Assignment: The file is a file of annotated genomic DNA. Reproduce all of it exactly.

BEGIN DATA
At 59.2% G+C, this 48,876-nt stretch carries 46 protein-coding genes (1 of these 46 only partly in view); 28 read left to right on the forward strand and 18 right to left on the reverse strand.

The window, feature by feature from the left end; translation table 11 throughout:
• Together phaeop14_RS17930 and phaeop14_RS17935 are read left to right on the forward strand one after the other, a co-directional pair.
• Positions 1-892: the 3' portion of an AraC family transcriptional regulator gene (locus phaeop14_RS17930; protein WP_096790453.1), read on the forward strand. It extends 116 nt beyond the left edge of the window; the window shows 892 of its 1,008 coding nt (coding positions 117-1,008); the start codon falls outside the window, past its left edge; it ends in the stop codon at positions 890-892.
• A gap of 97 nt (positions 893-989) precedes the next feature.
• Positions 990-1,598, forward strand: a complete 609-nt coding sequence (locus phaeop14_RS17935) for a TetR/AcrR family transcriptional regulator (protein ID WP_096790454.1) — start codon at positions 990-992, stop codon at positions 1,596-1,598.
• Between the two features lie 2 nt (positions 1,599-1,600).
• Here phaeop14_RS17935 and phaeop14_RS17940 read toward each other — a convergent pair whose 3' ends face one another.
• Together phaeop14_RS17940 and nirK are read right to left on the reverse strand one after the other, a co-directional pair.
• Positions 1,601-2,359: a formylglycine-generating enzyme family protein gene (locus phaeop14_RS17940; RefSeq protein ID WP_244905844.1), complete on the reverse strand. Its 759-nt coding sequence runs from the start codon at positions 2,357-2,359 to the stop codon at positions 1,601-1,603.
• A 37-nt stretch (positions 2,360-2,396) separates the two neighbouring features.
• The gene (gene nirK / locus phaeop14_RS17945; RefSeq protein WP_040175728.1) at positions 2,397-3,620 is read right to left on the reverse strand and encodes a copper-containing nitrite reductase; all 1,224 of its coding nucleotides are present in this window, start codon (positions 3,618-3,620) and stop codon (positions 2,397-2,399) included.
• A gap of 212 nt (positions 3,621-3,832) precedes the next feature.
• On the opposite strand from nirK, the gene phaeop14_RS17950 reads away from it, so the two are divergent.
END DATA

At 59.2% G+C, this 48,876-nt stretch carries 46 protein-coding genes (1 of these 46 only partly in view); 28 read left to right on the forward strand and 18 right to left on the reverse strand.

The window, feature by feature from the left end; translation table 11 throughout:
• Together phaeop14_RS17930 and phaeop14_RS17935 are read left to right on the forward strand one after the other, a co-directional pair.
• Positions 1-892: the 3' portion of an AraC family transcriptional regulator gene (locus phaeop14_RS17930; protein WP_096790453.1), read on the forward strand. It extends 116 nt beyond the left edge of the window; the window shows 892 of its 1,008 coding nt (coding positions 117-1,008); the start codon falls outside the window, past its left edge; it ends in the stop codon at positions 890-892.
• A gap of 97 nt (positions 893-989) precedes the next feature.
• Positions 990-1,598, forward strand: a complete 609-nt coding sequence (locus phaeop14_RS17935) for a TetR/AcrR family transcriptional regulator (protein ID WP_096790454.1) — start codon at positions 990-992, stop codon at positions 1,596-1,598.
• Between the two features lie 2 nt (positions 1,599-1,600).
• Here phaeop14_RS17935 and phaeop14_RS17940 read toward each other — a convergent pair whose 3' ends face one another.
• Together phaeop14_RS17940 and nirK are read right to left on the reverse strand one after the other, a co-directional pair.
• Positions 1,601-2,359: a formylglycine-generating enzyme family protein gene (locus phaeop14_RS17940; RefSeq protein ID WP_244905844.1), complete on the reverse strand. Its 759-nt coding sequence runs from the start codon at positions 2,357-2,359 to the stop codon at positions 1,601-1,603.
• A 37-nt stretch (positions 2,360-2,396) separates the two neighbouring features.
• The gene (gene nirK / locus phaeop14_RS17945; RefSeq protein WP_040175728.1) at positions 2,397-3,620 is read right to left on the reverse strand and encodes a copper-containing nitrite reductase; all 1,224 of its coding nucleotides are present in this window, start codon (positions 3,618-3,620) and stop codon (positions 2,397-2,399) included.
• A gap of 212 nt (positions 3,621-3,832) precedes the next feature.
• On the opposite strand from nirK, the gene phaeop14_RS17950 reads away from it, so the two are divergent.